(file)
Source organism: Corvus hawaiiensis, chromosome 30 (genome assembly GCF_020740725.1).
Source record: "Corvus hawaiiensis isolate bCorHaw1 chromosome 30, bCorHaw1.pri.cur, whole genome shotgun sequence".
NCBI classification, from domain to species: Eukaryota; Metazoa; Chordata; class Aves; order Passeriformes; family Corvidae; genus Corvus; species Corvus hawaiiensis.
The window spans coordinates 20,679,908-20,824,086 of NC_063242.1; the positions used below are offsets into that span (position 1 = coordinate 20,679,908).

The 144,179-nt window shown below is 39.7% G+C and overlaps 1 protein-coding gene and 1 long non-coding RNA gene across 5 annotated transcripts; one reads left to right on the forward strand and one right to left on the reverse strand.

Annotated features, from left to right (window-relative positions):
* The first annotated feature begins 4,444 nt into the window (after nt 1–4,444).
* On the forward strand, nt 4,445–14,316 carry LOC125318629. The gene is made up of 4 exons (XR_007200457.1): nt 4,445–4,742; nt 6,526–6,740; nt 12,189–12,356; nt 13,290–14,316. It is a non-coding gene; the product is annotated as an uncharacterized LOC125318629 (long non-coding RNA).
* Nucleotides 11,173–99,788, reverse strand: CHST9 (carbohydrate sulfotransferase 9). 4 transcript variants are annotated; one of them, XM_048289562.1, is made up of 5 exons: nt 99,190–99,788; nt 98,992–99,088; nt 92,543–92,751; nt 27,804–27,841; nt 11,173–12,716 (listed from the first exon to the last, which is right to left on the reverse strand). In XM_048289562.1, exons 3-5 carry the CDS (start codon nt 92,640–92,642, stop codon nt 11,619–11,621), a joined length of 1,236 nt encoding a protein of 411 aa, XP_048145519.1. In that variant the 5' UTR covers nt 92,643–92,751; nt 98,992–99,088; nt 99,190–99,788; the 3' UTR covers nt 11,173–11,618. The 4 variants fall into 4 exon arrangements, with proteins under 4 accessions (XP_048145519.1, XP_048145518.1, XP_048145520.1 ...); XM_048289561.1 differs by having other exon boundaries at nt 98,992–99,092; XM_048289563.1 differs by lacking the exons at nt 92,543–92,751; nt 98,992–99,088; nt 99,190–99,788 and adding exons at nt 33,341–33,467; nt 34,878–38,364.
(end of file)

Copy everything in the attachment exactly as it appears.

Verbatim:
Source organism: Corvus hawaiiensis, chromosome 30 (genome assembly GCF_020740725.1).
Source record: "Corvus hawaiiensis isolate bCorHaw1 chromosome 30, bCorHaw1.pri.cur, whole genome shotgun sequence".
NCBI classification, from domain to species: Eukaryota; Metazoa; Chordata; class Aves; order Passeriformes; family Corvidae; genus Corvus; species Corvus hawaiiensis.
The window spans coordinates 20,679,908-20,824,086 of NC_063242.1; the positions used below are offsets into that span (position 1 = coordinate 20,679,908).

The 144,179-nt window shown below is 39.7% G+C and overlaps 1 protein-coding gene and 1 long non-coding RNA gene across 5 annotated transcripts; one reads left to right on the forward strand and one right to left on the reverse strand.

Annotated features, from left to right (window-relative positions):
* The first annotated feature begins 4,444 nt into the window (after nt 1–4,444).
* On the forward strand, nt 4,445–14,316 carry LOC125318629. The gene is made up of 4 exons (XR_007200457.1): nt 4,445–4,742; nt 6,526–6,740; nt 12,189–12,356; nt 13,290–14,316. It is a non-coding gene; the product is annotated as an uncharacterized LOC125318629 (long non-coding RNA).
* Nucleotides 11,173–99,788, reverse strand: CHST9 (carbohydrate sulfotransferase 9). 4 transcript variants are annotated; one of them, XM_048289562.1, is made up of 5 exons: nt 99,190–99,788; nt 98,992–99,088; nt 92,543–92,751; nt 27,804–27,841; nt 11,173–12,716 (listed from the first exon to the last, which is right to left on the reverse strand). In XM_048289562.1, exons 3-5 carry the CDS (start codon nt 92,640–92,642, stop codon nt 11,619–11,621), a joined length of 1,236 nt encoding a protein of 411 aa, XP_048145519.1. In that variant the 5' UTR covers nt 92,643–92,751; nt 98,992–99,088; nt 99,190–99,788; the 3' UTR covers nt 11,173–11,618. The 4 variants fall into 4 exon arrangements, with proteins under 4 accessions (XP_048145519.1, XP_048145518.1, XP_048145520.1 ...); XM_048289561.1 differs by having other exon boundaries at nt 98,992–99,092; XM_048289563.1 differs by lacking the exons at nt 92,543–92,751; nt 98,992–99,088; nt 99,190–99,788 and adding exons at nt 33,341–33,467; nt 34,878–38,364.